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Title: B cell response to pneumococcal vaccines
Author: Trück, Johannes
ISNI:       0000 0004 5365 6871
Awarding Body: University of Oxford
Current Institution: University of Oxford
Date of Award: 2014
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Streptococcus pneumoniae is a significant cause of mortality and morbidity in both children and older adults, with infection resulting in invasive disease, pneumonia and otitis media. The inclusion of pneumococcal conjugate vaccines in routine infant immunisation programmes has had a major impact on disease rates. Vaccine-induced protection against pneumococcal infection is thought to be mediated by the generation of persistent serotype-specific functional antibodies and antigen-specific memory B cells, the latter capable of generating a rapid secondary antibody response on re-exposure to antigen. Although many studies have investigated the immunogenicity of pneumococcal vaccines in different age groups by measuring serotype-specific antibodies, there is more limited information about the B cells underlying such an immune response. Important areas to investigate include the identity of the B cell subsets involved in antibody production and the potential link between memory B cells (BMEM) and persistent antibody production by long-lived plasma cells. In this thesis I have investigated in detail the immune response to pneumococcal vaccines given to children and adults by a variety of different methods. By examining the variability of a BMEM ELISpot method, it was shown that this assay is robust and reproducible and can be performed on fresh or frozen samples and in different laboratories. Using this technique, in a study of pre-school children, it was demonstrated for the first time that the level of pre-existing serotype 3-specific antibody is negatively correlated with, and may directly impair the BMEM response to a booster dose of 13-valent pneumococcal conjugate vaccine (PCV-13) containing serotype 3 glycoconjugate. In the same study, it was shown that antibody persistence against most vaccine serotypes can be expected until the age of 3.5 years. A novel antigen-labelling technique was used in a detailed kinetics study of antigen-specific B cell subsets in response to either PCV-13 or 23-valent pneumococcal polysaccharide vaccine in adults. The results of this study revealed distinct B cell subset response patterns that were observed in all study participants indicating that IgM BMEM seem to play a major role in the immune response to pneumococcal vaccines. In addition, in the same study, genome wide analysis of gene expression was performed and it was shown that vaccination with either a pneumococcal conjugate or polysaccharide vaccine results in a marked difference in numbers of differentially expressed genes 8 days following vaccination. A further tool likely to be of use in investigating B cell responses is the analysis of the antibody repertoire using next-generation sequencing techniques. In order to test the ability of these methods to detect vaccine responses, a large dataset of high-throughput B cell receptor sequences was analysed and revealed convergence of antigen-specific complementary-determining region (CDR)3 amino acid (AA) sequences following vaccination and identified antigen-specific sequences. It was further demonstrated that for sequences directed against the H. influenzae type b (Hib) polysaccharide, diversity of immunoglobulin gene rearrangements is much greater than previously recognised. Frequencies of Hib-specific CDR3 AA sequences were linked with anti-Hib avidity indices highlighting the potential of this method as an alternative (functional) measure of vaccine immunogenicity. These data suggest that studying the B cells and antibody repertoire post-vaccination can give novel insights into the biology that underlies the immune responses.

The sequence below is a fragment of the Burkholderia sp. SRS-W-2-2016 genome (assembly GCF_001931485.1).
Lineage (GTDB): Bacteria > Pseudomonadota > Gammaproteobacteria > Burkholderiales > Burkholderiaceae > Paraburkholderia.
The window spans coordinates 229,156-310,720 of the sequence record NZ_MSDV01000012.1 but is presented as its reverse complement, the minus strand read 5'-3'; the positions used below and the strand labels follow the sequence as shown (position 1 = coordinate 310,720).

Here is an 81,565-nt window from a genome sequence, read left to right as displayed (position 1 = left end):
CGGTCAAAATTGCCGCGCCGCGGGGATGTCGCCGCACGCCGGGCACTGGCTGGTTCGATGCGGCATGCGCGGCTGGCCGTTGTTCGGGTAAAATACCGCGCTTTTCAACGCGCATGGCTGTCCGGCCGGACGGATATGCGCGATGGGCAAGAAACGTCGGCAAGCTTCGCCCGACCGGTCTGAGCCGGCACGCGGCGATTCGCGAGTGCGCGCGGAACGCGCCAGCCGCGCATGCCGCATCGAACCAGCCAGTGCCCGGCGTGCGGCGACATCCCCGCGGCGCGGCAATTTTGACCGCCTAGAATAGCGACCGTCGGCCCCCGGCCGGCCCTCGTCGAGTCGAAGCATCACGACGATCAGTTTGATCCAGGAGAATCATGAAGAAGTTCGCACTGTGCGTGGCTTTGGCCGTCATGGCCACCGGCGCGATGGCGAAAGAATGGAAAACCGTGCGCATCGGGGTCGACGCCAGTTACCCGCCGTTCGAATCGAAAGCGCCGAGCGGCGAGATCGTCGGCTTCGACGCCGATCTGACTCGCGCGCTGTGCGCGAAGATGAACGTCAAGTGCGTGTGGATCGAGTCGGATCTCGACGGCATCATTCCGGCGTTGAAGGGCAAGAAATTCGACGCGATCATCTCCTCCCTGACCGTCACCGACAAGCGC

Supervisor: Pollard, Andrew John Sponsor: Not available
Qualification Name: Thesis (Ph.D.) Qualification Level: Doctoral
EThOS ID:  DOI: Not available
Keywords: Paediatrics ; Genetics (medical sciences) ; Medical sciences ; Infectious diseases ; Immunology ; Vaccinology ; B cells ; antibody ; repertoire ; transcriptomics ; children ; toddler ; S. pneumoniae ; pneumococcal ; H. influenzae type b ; immunogenicity ; reactogenicity ; ELISpot ; memory B cells ; memory